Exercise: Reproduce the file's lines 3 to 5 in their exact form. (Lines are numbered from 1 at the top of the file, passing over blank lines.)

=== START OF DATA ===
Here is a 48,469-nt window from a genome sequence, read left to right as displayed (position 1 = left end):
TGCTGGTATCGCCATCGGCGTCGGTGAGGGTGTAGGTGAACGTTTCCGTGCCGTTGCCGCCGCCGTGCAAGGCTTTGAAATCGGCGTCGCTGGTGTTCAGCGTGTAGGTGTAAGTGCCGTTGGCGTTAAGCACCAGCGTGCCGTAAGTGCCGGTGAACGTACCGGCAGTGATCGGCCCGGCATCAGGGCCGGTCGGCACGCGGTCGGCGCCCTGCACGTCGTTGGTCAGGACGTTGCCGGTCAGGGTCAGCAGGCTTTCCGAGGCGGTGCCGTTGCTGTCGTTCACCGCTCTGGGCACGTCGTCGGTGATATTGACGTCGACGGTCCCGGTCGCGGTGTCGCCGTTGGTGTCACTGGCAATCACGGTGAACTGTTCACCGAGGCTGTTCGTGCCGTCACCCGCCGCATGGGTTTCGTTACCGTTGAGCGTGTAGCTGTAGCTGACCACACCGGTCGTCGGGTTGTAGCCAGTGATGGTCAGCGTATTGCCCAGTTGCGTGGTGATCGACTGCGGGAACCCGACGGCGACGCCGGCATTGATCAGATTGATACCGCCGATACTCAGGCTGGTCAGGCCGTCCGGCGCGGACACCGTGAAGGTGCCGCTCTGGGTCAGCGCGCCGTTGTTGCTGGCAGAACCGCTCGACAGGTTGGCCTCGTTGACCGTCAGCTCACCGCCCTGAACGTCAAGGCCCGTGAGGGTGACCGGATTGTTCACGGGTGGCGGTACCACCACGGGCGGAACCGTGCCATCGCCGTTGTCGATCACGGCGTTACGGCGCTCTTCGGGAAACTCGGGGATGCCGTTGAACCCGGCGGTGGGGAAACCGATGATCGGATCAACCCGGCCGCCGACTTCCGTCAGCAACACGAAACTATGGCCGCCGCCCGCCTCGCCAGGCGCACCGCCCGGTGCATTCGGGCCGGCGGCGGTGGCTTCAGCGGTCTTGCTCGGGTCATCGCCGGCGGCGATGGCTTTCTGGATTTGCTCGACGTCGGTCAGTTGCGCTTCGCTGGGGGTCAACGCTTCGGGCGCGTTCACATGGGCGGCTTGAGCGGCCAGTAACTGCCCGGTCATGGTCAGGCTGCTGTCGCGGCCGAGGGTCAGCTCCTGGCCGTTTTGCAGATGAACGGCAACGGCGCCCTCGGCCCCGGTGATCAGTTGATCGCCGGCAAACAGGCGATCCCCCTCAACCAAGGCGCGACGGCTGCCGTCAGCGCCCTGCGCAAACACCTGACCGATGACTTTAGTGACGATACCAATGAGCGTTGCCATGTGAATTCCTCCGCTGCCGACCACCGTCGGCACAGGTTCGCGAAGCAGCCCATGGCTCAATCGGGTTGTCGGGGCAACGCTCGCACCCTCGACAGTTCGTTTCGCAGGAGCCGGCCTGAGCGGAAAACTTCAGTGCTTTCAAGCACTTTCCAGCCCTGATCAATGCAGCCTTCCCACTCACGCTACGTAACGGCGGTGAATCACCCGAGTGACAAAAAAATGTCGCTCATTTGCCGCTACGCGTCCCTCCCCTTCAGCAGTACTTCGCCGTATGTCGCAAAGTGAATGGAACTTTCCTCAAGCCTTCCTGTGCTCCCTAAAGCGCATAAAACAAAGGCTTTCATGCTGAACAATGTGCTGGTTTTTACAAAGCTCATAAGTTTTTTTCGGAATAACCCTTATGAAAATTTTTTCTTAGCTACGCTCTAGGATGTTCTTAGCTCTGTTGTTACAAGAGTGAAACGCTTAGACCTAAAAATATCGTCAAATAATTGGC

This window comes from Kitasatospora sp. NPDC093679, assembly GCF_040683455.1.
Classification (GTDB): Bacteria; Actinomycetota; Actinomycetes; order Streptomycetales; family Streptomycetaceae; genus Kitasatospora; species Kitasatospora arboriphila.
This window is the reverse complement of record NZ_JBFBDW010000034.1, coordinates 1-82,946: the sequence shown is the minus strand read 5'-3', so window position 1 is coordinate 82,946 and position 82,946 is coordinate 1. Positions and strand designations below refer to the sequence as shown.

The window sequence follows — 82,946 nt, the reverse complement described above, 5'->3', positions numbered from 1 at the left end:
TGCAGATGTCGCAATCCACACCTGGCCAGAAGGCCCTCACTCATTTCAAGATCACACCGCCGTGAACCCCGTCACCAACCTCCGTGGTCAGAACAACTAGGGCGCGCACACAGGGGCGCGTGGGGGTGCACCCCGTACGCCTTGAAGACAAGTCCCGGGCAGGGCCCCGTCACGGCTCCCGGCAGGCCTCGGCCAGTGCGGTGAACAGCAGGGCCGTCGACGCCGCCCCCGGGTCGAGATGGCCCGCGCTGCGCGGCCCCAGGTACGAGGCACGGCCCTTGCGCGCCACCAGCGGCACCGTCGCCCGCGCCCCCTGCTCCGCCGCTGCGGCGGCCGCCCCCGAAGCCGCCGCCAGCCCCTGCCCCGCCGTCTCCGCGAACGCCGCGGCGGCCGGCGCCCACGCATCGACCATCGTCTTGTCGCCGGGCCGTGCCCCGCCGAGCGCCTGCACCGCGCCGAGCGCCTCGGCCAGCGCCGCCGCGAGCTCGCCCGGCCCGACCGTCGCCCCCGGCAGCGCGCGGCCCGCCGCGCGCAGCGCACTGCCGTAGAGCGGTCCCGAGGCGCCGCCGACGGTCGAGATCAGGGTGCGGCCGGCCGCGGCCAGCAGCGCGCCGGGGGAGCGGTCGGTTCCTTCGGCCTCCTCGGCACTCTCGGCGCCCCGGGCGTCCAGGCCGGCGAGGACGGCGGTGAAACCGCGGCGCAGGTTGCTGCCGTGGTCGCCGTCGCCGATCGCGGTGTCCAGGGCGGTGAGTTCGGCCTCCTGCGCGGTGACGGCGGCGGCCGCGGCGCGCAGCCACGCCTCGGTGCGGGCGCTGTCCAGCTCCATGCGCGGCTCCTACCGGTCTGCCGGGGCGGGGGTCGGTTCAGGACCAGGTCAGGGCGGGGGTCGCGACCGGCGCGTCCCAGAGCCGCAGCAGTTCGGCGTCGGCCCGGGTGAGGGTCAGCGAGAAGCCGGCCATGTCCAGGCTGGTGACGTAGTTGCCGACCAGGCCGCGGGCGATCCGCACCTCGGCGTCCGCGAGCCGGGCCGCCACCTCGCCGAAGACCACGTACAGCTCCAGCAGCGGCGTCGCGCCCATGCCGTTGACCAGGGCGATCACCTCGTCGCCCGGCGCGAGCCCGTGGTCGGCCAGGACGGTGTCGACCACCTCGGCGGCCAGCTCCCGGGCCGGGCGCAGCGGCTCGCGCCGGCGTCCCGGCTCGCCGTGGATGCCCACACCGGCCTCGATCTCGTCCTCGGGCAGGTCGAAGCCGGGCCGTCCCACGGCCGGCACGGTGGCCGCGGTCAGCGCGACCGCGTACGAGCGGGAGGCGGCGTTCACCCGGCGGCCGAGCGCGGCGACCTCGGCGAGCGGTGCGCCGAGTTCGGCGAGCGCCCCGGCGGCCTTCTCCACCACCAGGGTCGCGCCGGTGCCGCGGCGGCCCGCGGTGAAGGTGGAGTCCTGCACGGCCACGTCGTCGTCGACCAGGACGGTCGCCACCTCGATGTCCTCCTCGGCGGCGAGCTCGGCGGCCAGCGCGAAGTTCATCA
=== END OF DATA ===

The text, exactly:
This window comes from Kitasatospora sp. NPDC093679, assembly GCF_040683455.1.
Classification (GTDB): Bacteria; Actinomycetota; Actinomycetes; order Streptomycetales; family Streptomycetaceae; genus Kitasatospora; species Kitasatospora arboriphila.
This window is the reverse complement of record NZ_JBFBDW010000034.1, coordinates 1-82,946: the sequence shown is the minus strand read 5'-3', so window position 1 is coordinate 82,946 and position 82,946 is coordinate 1. Positions and strand designations below refer to the sequence as shown.